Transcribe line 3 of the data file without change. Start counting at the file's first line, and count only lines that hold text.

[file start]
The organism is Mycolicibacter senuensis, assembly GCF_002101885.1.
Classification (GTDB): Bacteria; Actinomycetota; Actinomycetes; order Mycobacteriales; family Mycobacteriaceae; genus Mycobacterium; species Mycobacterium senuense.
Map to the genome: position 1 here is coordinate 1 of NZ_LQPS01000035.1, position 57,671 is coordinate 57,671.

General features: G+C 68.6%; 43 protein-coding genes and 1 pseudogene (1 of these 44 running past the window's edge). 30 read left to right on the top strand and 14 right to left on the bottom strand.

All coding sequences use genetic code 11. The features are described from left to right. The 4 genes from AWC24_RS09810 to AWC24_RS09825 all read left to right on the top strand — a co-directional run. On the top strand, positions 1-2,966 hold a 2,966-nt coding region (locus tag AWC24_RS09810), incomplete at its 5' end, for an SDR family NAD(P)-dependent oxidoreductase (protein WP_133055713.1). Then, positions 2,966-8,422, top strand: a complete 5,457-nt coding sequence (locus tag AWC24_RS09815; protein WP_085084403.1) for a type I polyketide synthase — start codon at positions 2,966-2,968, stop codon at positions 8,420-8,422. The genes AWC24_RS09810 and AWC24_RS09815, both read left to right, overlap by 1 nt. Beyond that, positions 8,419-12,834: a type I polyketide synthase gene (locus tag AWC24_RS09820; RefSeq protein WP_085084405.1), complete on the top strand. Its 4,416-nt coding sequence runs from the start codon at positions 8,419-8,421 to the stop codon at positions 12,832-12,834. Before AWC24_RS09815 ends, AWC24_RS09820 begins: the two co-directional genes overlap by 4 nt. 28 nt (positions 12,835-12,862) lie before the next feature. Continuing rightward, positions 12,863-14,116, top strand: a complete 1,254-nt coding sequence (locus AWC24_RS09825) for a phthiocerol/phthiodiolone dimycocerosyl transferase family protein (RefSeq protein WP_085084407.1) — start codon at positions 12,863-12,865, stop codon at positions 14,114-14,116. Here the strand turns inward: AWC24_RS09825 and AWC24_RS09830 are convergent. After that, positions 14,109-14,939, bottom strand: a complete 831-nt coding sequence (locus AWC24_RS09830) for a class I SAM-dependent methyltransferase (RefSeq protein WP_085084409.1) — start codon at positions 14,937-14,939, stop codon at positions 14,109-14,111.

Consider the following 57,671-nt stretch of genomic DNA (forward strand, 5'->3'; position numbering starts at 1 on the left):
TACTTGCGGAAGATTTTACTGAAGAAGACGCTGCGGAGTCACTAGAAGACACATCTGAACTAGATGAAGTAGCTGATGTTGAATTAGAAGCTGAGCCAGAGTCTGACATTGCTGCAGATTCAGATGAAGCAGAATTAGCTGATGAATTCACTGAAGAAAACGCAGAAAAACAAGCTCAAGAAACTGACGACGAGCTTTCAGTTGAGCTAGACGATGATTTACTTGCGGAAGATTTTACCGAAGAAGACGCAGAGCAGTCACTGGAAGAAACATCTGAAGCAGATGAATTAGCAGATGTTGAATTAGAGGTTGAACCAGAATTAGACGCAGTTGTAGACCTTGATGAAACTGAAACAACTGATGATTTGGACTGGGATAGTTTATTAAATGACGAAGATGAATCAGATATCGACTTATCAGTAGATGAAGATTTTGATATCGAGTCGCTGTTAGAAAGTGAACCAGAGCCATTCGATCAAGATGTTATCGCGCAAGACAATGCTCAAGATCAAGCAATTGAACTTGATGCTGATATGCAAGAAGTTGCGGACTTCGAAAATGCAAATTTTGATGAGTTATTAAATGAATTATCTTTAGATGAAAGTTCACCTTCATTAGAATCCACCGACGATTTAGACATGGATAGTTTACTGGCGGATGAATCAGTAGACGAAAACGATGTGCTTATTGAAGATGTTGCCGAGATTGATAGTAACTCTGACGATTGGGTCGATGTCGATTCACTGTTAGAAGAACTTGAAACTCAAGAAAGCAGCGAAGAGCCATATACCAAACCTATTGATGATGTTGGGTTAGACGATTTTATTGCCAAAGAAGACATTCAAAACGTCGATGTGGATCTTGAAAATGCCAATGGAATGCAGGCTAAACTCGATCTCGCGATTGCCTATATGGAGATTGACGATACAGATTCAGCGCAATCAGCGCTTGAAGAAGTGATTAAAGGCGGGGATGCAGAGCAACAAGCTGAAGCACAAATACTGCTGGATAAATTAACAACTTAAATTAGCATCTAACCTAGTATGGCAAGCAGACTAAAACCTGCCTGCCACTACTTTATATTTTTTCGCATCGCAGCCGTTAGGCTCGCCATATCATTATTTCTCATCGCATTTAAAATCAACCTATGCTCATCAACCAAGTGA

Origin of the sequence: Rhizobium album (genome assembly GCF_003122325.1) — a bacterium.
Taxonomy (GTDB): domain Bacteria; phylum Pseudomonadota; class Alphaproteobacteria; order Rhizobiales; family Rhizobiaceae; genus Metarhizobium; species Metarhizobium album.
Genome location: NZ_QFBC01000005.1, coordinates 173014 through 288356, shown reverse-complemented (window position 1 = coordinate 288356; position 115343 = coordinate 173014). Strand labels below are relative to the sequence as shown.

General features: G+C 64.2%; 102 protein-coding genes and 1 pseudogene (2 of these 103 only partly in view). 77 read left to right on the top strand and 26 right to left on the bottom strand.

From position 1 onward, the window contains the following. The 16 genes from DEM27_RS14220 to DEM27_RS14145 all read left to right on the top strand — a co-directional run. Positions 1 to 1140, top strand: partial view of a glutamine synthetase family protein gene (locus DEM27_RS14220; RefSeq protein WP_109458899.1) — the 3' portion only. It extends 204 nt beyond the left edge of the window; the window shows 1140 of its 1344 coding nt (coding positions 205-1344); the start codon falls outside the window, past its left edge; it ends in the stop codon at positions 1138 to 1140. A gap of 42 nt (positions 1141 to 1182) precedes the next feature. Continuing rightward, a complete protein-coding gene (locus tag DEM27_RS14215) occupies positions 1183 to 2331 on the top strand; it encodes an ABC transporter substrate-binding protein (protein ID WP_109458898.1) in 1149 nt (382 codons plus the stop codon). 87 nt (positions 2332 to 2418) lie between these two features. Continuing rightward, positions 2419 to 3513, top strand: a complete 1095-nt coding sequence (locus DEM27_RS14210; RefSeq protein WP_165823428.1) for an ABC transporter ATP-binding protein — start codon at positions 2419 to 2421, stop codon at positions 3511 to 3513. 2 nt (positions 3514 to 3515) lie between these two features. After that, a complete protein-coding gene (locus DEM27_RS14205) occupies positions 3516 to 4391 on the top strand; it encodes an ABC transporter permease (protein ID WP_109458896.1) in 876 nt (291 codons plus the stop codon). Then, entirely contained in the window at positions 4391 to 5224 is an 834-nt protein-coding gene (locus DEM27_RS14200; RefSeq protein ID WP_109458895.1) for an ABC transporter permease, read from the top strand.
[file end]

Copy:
Map to the genome: position 1 here is coordinate 1 of NZ_LQPS01000035.1, position 57,671 is coordinate 57,671.